The American alien: immigrants, expatriates and extraterrestrials in twentieth-century U.S. fiction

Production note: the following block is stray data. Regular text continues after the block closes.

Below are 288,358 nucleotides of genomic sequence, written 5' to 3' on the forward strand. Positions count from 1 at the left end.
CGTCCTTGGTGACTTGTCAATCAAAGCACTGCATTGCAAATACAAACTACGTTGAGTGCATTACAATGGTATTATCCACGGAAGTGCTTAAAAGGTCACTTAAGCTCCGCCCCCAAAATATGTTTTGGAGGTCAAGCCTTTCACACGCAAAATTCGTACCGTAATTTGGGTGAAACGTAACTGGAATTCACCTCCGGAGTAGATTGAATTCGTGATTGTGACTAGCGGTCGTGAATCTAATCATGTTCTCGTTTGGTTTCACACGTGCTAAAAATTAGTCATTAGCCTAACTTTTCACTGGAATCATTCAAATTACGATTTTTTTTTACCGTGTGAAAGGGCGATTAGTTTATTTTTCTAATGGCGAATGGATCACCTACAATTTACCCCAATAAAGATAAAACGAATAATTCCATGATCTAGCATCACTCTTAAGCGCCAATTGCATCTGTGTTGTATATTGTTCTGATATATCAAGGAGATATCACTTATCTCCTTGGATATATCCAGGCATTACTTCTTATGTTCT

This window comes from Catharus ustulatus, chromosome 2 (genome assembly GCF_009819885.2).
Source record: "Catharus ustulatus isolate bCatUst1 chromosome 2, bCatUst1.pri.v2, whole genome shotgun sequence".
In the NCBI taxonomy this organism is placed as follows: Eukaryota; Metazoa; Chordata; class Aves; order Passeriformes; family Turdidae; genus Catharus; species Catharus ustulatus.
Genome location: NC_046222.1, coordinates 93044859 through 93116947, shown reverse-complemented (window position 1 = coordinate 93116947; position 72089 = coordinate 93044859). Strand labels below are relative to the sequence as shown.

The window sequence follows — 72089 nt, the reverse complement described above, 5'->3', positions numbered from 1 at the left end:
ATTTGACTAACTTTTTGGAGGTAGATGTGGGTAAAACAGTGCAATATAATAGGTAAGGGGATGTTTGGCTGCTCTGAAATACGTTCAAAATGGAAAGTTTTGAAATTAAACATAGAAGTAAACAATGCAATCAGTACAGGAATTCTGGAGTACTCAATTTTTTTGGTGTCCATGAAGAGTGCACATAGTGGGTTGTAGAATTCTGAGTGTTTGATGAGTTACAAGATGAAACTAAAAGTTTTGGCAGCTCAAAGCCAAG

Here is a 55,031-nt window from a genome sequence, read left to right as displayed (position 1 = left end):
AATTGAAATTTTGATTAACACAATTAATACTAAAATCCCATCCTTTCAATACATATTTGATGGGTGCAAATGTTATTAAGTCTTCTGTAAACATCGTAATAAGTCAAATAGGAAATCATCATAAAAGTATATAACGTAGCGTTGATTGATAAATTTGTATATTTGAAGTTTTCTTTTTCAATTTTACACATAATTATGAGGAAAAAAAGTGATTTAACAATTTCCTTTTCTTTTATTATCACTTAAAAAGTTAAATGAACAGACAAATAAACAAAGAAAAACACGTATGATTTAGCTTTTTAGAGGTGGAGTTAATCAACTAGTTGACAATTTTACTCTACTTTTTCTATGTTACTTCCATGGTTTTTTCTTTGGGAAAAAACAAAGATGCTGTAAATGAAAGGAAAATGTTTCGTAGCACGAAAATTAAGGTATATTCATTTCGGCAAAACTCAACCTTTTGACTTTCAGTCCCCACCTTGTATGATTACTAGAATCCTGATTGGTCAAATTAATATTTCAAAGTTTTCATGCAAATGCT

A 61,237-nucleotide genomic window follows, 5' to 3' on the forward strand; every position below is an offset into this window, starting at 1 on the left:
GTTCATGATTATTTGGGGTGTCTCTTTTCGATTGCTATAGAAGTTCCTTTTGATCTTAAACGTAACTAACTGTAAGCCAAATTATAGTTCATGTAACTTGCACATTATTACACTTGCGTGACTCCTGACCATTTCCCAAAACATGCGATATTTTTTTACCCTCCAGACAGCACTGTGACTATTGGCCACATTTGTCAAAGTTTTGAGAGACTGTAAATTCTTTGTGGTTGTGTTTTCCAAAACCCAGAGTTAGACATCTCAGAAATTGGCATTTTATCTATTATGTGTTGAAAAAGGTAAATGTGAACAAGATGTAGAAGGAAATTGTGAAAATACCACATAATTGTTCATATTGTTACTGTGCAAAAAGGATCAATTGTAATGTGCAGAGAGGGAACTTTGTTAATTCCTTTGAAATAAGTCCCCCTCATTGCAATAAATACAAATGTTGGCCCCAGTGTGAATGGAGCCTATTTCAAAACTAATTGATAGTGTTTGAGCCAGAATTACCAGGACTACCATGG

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This project argues that such widely differing figures in twentieth-century American literature as the immigrant and the expatriate, the colonizer and the colonized, whether human or extraterrestrial, can all be described under the same rubric: that of the alien. Aliens in science fiction often serve as stand-ins for aliens in terms of nationality, allowing SF authors to discuss immigration issues more freely than would otherwise be possible. At the same time, the description of extraterrestrial aliens in SF also exerts an influence on the treatment of immigrants in “realistic” fiction, and even in legislation related to immigration. Consequently, this project applies postcolonial theory, diasporic and globalization studies to analyze colonial discourse in representations of aliens in science fiction and immigrant fiction, while also seeking a less theoretical, more practical way to open up the subversive potential of SF. Seeing the cultural encounter in terms of a meeting between differently-acculturated aliens, who are mutually strange to one another, presents a way to reimagine the troubled, alternately constructive and destructive, multiplicity of voices which is an unavoidable result of the meeting of different cultures. To that end, this project employs both SF and “realistic” novels about immigrants with attention to the insights gained from multiculturalism and postcolonial theory, tracing the historical development of conceptions of immigrant labor, reproduction, and trauma and including well-known novels by pre-WW II novelists such as Upton Sinclair, Willa Cather and Ernest Hemingway, as well as more recent “realistic” fiction by Arthur Phillips and Jessica Hagedorn.
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